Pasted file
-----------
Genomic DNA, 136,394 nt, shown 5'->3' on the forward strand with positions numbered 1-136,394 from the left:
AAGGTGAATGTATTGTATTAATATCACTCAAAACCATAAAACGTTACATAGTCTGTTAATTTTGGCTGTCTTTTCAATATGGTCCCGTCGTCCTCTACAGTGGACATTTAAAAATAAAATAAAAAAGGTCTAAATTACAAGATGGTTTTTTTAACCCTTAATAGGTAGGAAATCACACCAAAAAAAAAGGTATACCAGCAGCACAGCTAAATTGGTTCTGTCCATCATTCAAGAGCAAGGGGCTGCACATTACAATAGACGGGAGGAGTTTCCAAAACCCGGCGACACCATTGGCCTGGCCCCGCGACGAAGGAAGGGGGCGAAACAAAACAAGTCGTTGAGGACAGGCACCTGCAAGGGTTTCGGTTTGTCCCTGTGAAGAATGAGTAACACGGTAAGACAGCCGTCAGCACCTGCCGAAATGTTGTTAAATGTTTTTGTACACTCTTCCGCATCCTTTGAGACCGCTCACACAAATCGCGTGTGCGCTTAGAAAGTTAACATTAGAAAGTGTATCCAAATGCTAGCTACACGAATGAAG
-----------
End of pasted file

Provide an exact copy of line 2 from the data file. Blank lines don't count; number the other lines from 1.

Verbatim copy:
AAGGTGAATGTATTGTATTAATATCACTCAAAACCATAAAACGTTACATAGTCTGTTAATTTTGGCTGTCTTTTCAATATGGTCCCGTCGTCCTCTACAGTGGACATTTAAAAATAAAATAAAAAAGGTCTAAATTACAAGATGGTTTTTTTAACCCTTAATAGGTAGGAAATCACACCAAAAAAAAAGGTATACCAGCAGCACAGCTAAATTGGTTCTGTCCATCATTCAAGAGCAAGGGGCTGCACATTACAATAGACGGGAGGAGTTTCCAAAACCCGGCGACACCATTGGCCTGGCCCCGCGACGAAGGAAGGGGGCGAAACAAAACAAGTCGTTGAGGACAGGCACCTGCAAGGGTTTCGGTTTGTCCCTGTGAAGAATGAGTAACACGGTAAGACAGCCGTCAGCACCTGCCGAAATGTTGTTAAATGTTTTTGTACACTCTTCCGCATCCTTTGAGACCGCTCACACAAATCGCGTGTGCGCTTAGAAAGTTAACATTAGAAAGTGTATCCAAATGCTAGCTACACGAATGAAG